Monday, September 10, 2007

Legal scrum: Media win important battle vs. oppression

I learned the power of the press at a pretty early age. As a teen working for the Fort Myers News-Press, I covered a lot of football and watched a lot of talented players, like the always explosive Deion Sanders. Rarely, did anybody cause any problems. Once, though, a woman at the gate at Cypress Lake High School refused to allow me into a game, perhaps believing I was some high school senior trying to sneak in for free. She said I would have to pay. I repeated that I was a reporter and showed her my notebooks and legal pads. She said I would have to pay like everybody else. I told her not to expect any coverage in the next morning's editions.

Fortunately, a track coach at the gate who knew me, told her to let me in. I'd like to think that coach reamed her out, but this woman probably never gave it a second thought. The press, she believed, should not get any special privileges. But, you know, sports reporters are not there eating hot dogs, downing popcorn, and sipping sodas as we watch our teams march down the field. Instead, we are busy keeping stats, taking notes, and hoping like hell we do not miss any key plays because there are no darned replays in high school football (at least, not in most schools.)

Reporters serve the public's interests. At times, that also helps business interests. We cover mall openings not because we want to promote a business but because we want to let the public know about another shopping opportunity. We cover a college football game for the same reason, to offer information to readers who could not attend. Sure, sports help sell single-copy editions of the newspaper, but the school board also gets something in return, its message sent to thousands of people. The reader, meanwhile, learns more about local schools.

No businesses have a more symbiotic relationship than sports and journalism. They need one another to thrive. News stories create fans who attend games and buy merchandise, and sports help sell many, many copies in print (and send many more to a paper's online site.)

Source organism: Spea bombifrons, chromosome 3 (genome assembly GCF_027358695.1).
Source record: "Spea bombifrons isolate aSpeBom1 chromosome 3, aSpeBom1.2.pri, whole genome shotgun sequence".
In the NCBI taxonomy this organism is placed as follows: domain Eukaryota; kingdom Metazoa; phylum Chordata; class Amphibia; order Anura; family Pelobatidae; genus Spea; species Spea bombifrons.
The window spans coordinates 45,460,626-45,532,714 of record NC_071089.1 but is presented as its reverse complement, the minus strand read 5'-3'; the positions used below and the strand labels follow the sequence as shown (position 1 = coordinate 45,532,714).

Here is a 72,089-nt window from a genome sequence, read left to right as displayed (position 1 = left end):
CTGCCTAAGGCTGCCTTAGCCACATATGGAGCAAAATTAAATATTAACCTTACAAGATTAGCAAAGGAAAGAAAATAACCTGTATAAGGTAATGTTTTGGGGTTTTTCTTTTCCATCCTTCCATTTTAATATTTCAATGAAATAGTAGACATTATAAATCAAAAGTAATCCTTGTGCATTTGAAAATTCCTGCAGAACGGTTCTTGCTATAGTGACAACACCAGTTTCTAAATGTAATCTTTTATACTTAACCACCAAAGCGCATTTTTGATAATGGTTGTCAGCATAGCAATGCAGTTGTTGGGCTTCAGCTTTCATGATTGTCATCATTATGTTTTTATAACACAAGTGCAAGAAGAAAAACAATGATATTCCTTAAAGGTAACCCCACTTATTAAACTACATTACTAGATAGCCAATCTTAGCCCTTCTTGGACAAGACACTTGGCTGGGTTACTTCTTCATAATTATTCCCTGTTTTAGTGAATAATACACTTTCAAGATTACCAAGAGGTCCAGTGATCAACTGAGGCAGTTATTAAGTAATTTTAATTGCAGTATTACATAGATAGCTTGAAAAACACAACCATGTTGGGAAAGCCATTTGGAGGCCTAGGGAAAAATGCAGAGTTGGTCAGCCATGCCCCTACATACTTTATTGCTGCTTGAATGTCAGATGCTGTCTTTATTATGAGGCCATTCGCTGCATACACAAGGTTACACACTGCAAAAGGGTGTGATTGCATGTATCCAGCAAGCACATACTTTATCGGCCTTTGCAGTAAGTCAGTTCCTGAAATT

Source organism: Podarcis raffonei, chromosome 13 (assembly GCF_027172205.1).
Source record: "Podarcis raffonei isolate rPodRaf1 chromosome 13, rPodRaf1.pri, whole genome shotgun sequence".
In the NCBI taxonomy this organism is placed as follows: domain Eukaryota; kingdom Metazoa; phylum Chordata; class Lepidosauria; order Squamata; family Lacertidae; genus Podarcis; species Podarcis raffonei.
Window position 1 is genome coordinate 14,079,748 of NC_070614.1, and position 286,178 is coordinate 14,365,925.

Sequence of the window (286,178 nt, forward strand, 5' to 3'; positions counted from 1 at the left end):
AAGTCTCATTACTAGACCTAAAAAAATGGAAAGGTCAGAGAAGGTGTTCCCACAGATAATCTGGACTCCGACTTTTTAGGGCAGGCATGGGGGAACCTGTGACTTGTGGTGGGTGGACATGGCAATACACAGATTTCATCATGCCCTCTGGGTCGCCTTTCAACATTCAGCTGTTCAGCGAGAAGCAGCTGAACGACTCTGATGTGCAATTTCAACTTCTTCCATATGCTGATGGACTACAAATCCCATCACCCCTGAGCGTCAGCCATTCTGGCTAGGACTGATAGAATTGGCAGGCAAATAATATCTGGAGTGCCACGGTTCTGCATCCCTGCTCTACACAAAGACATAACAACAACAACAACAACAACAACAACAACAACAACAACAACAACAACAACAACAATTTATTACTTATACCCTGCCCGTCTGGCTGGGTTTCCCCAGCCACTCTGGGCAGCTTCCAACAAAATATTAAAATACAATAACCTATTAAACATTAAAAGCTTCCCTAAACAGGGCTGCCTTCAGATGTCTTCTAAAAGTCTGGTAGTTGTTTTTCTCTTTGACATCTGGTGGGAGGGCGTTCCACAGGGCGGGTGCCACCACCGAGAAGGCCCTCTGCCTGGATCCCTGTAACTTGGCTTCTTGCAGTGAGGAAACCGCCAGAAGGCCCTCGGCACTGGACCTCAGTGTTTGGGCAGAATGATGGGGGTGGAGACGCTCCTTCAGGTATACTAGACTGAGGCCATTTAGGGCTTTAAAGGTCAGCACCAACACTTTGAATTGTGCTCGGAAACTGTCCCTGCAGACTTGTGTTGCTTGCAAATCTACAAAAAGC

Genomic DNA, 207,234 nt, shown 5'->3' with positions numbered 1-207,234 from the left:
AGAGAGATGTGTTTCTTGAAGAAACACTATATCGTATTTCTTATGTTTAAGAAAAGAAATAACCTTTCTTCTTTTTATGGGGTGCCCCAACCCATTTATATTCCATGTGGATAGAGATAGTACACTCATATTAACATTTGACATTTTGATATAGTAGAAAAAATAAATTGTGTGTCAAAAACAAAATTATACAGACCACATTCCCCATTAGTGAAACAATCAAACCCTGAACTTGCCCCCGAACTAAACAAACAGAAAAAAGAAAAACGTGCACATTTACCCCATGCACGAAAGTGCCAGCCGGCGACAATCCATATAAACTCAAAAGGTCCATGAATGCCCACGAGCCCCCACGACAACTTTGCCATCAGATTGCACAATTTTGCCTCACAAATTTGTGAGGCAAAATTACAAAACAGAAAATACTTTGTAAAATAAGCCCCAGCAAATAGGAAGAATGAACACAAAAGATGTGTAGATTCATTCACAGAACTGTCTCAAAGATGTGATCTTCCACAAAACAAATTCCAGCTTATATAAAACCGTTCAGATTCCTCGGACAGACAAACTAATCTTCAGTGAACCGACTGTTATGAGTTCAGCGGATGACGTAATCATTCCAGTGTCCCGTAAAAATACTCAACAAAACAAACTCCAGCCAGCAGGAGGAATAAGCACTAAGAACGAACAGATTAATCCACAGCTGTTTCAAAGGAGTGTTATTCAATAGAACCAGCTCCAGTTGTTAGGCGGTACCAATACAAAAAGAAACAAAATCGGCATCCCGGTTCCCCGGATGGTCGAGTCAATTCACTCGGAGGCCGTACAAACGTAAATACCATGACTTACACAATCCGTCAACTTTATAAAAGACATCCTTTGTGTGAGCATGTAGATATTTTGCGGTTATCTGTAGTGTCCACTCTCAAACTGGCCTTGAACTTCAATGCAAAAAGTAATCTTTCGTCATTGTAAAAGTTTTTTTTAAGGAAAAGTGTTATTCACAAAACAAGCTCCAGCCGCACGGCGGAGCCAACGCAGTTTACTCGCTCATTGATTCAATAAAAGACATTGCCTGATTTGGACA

Yet, some sports organizations don't get it. That is forcing news agencies to fight back. The world's top news agencies won a very important battle yesterday in Paris, a day before rugby's world cup was set to begin. The sport's international governing body had tried to control coverage of the event, much like the NCAA had tried to prevent blogging in last spring's college world series.

This is another example of a sports governing body believing it can control everything, including a free press. These sports bodies forget how they found success, through free media coverage. Without media coverage, a sport will lose fans. Without fans, a sport will lose advertisers. Without advertisers, the sport will go out of business. There's really only one reason these things happen: Greed. Pure desire to squeeze every last penny out of their ventures.

In this case, the IRB tried to limit the number of photos a news agency could post on its site to 20 per half, or 40 overall. That would be like the NFL limiting the number of photos a news agency could post on its website. (The NFL has prevented newspapers from running video longer than 45 seconds.) So the news agencies responded by boycotting all events sponsored by the IRB, including a news conference staged by Visa International. The empty room was too much for the event's prime sponsor, which forced the IRB to negotiate.

The IRB is probably concerned that news agencies and papers will usurp its own web sites by posting dozens and dozens of pictures of the matches. They are fearful they will lose control of the sports. But, in reality, sports are really owned by fans -- who should be able to receive their news from as many places as possible. The IRB would like fans to flock to its own website, not to L'Equippe, France's leading sports magazine, or to publications served by the Associated Press, Reuters and the Agence France-Presse. But that's the price of business. This additional coverage will create more fans who, in turn, will watch the sport and respond to advertisers. More may even go the IRB website. That's the way of the sports world.

How important is media exposure? Ask the beleaguered NHL, a league fighting obscurity after some lengthy labor disputes. The league's ratings (and national media coverage) are barely discernible. The league is doing whatever it can to create interest, even allowing Google Video to put them on YouTube.

"When web users are searching for diverse video content, Google Video is the first place they go, just as is the first place hockey fans go when they want NHL video," Keith Ritter, President of NHL ICE said last winter. "The combination of our content and Google's massive reach is a terrific pairing, and we're excited to add fan-generated content to the mix."

The NFL, on the other hand, forced Google to remove thousands of video clips last winter. Earlier this summer, the NFL also told news agencies online game video can be no longer than 45 seconds and cannot be archived, reduced sideline credential by 20 percent, and tried to require all photographers to wear vests with advertising logos.

Success dims one's memory, or so it seems.

In any case, we need to fight against the greedy nature of organizations like the IRB, who are glad to get coverage when it serves them, and equally glad to push aside other news agencies when the going gets good. (Any ad exec will tell you that a company should advertise even more when business is good to play off its name recognition. I don't see McDonald's or Coca-Cola cutting back on advertising. The same goes for media coverage.)

So, bravo, to those news agencies who battled for freedom of the press. Fans (and journalists) across the globe thank you.


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